The individuals used in the optomotor assays were wild-caught crabs. Although we strived to collect specimens that were at approximately the same molting phase, there was unavoidable variation in the number of days each crab was from molting. Thus, the results were aligned by molting time. This decreased the N-value for days four and five prior to molting, because not all crabs were 4 or 5 days away from molting at the time of capture. We described the data using median and interquartile range, rather than mean and standard error, because the presence of outliers skewed the data far from a normal distribution. We compared the αmin at each day to that found 4 days prior to molting, as these values are similar to estimates of αmin during intermolt phases. The non-parametric Mann–Whitney U-test was used because the distributions were not normal. The statistical issues inherent in multiple testing were regulated using the Benjamini and Hochberg procedure, which controls for false discovery rate (Benjamini and Hochberg, 1995).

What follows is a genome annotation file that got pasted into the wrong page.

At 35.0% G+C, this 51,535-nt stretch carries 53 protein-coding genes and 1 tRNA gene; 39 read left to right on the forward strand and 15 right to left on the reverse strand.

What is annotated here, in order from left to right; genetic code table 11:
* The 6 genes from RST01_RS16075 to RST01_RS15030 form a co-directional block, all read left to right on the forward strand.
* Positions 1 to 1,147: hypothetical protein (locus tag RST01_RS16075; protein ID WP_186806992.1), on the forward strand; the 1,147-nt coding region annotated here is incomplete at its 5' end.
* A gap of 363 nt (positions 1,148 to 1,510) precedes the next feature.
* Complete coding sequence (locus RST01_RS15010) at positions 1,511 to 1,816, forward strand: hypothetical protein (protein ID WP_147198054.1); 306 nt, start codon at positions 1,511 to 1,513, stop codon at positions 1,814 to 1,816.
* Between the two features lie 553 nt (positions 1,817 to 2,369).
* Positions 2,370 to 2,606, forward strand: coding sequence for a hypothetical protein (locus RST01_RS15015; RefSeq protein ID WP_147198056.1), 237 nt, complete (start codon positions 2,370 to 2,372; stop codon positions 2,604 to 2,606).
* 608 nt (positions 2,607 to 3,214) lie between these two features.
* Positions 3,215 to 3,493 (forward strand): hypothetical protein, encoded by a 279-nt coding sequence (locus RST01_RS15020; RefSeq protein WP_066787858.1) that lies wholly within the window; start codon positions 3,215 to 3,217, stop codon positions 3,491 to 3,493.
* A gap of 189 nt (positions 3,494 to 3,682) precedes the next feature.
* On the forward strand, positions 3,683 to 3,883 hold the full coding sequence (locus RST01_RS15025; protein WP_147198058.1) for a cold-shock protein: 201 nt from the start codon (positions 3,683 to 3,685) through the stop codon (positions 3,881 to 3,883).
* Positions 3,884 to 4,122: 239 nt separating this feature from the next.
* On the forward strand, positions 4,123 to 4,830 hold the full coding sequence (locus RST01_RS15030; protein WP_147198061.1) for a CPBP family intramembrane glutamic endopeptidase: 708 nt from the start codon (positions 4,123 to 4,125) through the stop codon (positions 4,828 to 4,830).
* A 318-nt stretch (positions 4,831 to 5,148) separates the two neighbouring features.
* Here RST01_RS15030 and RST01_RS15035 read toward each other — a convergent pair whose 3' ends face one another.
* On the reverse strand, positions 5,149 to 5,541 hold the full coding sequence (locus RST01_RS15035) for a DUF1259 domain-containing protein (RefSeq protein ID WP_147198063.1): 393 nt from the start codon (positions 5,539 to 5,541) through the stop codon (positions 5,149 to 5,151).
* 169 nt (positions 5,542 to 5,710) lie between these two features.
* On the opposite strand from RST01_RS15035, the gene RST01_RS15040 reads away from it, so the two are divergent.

Eyes were surgically excised from crabs at the Hooper Family Seafood shedding operation in Smyrna, NC, in May 2010. Using the same methods described above, premolt crabs were identified and grouped by molt stage. Eyes were taken from intermolt crabs, crabs molting within 3–5 days, crabs molting within 1–3 days, molting crabs and postmolt crabs no more than 2 h after molting. Eyes were fixed in 4% formaldehyde buffered with artificial seawater for 48 h and then stored in 70% ethanol. Twenty-four hours prior to sectioning, eyes were rinsed and stored in phosphate buffered saline. Eyes were then frozen and bisected horizontally across the long axis using a cryostat. One half of each eye was examined and photographed under a stereoscopic dissecting microscope (Lumar V12, Zeiss Inc., Jena, Germany). Dimensions of the structures in the eye and the gap between the corneal lens, crystalline cone and newly secreted lens were measured using the AxioVision software (version 220.127.116.11, Zeiss Inc.), a program that controlled the microscope and was calibrated according to the installed objectives and distance from the sample. In eyes that had variable separation, we measured the size of the gap at a location that appeared to be between the two extremes, with the intention of measuring the average separation. Four eyes were measured and analyzed at each stage.